“Humble Pie”: Lessons Learned from Writing a Cookbook

How I created a guide to how to give through our cooking.

Glamorous glossy food shots are what draw us into cookbooks these days. Together with a nice package of alluring recipes and some punchy quips and tips, we hope for smashing results…how hard could it be to write one?!

Or so I thought when I first began conceptualizing and working on my debut cookbook, The Giving Table. As a long-time cooking instructor, my hope was that this would be more than just a bunch of tasty recipes. I dreamt of something more comprehensive, a companion that would hold the hands of Jewish home cooks stuck in the mire of channeling their inner-Bubby. I wanted to write a book that would express not just what, but WHY we cook…a guide to how to give through our cooking.

With so much altruistic vision pent up, it is easy to live in your own head, alone with your ideas. One of the hardest lessons for me in this process was learning when to hold strong to that vision… and when to let go. When you think of a Jewish cookbook, it conjures images of overflowing bowls of matzo ball soup or platterfuls of latkes (and yes, I got that covered, too!), but I wanted to go deeper into the roots of how and when Jewish cooking means the most. A shiva house (house of mourning). Friday night dinner. Giving food to those who need. Why is it that Jewish traditions are so food-centric? Why do we sanctify important moments with food? I insisted that these ideas needed to be threaded throughout the book to create a flow (indeed, these segments are found in between each chapter). I felt strongly enough that I was willing to wait for a publisher who shared my vision.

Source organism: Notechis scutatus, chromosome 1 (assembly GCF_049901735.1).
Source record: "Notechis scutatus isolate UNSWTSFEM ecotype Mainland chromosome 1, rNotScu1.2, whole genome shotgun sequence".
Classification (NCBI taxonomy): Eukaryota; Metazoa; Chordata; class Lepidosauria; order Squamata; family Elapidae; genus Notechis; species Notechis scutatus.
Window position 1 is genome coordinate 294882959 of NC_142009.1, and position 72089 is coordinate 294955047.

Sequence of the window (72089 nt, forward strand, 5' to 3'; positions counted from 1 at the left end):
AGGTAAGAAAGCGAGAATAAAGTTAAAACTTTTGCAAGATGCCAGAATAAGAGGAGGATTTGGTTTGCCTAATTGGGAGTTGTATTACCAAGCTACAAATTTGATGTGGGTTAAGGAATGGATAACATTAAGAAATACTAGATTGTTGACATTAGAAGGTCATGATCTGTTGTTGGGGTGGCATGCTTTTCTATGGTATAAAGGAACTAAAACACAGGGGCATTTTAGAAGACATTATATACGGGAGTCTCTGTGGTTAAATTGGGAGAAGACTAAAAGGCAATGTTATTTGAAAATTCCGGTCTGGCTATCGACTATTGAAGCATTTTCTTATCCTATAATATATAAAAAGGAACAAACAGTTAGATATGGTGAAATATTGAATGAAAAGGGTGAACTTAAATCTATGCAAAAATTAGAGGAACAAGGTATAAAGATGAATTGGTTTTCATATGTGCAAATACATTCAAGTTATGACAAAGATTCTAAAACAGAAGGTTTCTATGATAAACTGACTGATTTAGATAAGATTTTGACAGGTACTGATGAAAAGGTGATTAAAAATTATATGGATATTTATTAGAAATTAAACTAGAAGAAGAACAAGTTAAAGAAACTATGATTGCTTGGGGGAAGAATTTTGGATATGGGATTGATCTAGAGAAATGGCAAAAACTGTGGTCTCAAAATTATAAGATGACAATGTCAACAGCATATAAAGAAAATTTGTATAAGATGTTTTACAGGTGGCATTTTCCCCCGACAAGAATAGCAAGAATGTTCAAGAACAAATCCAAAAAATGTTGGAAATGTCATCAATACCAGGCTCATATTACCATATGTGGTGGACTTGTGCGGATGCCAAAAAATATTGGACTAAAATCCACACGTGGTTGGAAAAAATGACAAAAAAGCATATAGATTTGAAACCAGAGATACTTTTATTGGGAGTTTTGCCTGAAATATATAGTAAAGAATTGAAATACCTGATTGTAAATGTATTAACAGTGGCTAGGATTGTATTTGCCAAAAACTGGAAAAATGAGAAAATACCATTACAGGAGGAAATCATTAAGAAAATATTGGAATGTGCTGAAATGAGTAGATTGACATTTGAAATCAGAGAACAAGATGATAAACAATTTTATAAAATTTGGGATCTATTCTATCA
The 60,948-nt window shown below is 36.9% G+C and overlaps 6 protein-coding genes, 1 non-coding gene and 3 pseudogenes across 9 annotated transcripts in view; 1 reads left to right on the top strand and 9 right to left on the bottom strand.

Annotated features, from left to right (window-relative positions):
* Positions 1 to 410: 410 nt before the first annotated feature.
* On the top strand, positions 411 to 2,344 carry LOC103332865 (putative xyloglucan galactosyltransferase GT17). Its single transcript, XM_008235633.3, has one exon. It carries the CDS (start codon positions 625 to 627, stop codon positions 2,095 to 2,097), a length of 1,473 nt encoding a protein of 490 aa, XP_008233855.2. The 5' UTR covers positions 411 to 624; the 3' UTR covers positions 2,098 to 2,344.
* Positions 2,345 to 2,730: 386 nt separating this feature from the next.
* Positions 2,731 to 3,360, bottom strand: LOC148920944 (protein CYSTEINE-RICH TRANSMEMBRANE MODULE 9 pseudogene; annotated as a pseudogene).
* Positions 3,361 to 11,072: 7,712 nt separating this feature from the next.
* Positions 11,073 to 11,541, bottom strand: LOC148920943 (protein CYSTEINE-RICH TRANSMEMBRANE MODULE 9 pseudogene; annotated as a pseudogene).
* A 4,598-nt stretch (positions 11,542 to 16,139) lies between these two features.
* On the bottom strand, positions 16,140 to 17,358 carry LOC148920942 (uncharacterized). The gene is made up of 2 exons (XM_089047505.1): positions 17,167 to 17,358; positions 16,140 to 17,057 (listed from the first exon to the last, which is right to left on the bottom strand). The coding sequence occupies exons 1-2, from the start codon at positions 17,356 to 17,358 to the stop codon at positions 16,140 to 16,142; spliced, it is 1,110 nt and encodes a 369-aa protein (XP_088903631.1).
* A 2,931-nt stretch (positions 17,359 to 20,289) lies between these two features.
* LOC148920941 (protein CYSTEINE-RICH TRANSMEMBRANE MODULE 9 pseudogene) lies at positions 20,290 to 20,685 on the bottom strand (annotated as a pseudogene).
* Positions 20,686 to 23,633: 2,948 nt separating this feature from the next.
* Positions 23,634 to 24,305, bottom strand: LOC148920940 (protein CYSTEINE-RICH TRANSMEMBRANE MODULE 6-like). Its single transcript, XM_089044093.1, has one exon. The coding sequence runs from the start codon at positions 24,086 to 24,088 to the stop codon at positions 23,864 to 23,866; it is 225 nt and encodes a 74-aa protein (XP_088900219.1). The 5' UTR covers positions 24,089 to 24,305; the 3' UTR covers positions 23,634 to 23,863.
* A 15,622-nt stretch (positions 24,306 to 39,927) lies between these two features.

As I got knee-deep in the process of recipe development, writing, and photoshoots, each day presented opportunities to hear other people’s ideas and to figure out when to let go. One of my favorite images in the book was shot when I was out-voted, took a step back and let my photographer and stylist do their jobs. A recipe tester’s critical feedback could question the integrity of a recipe…but if I listened closely, that same feedback would also enable me to make it so much better. And finally, when a colleague returns your essay with more redlines than black, that is an invitation to accept critique with humility or to defensively dig your heels in (and no, the latter will not engender better writing!).

Each day presented a thousand micro-decisions:

“I have four recipes that involve cherries and chocolate…which one gets cut?”
“Will readers make (and know how to carve) a whole roasted turkey?”
“How do we fit more info into the layout without taxing the reader’s eye?”

With each decision made, I got closer to the semblance of a book taking shape. With each passing day, week and month, I had to remind myself that this was not a sprint, but a test of endurance and grit. When the pressure of deadlines loomed heavy, would I settle for a recipe that was “not so bad” or push hard and test again until it was spot on? And when no one in my family cared to eat it yet again, would I retest it anyway!? Getting it right demanded diligence, patience and a whole lot of calorie consumption (no one ever said recipe development was dietetic!).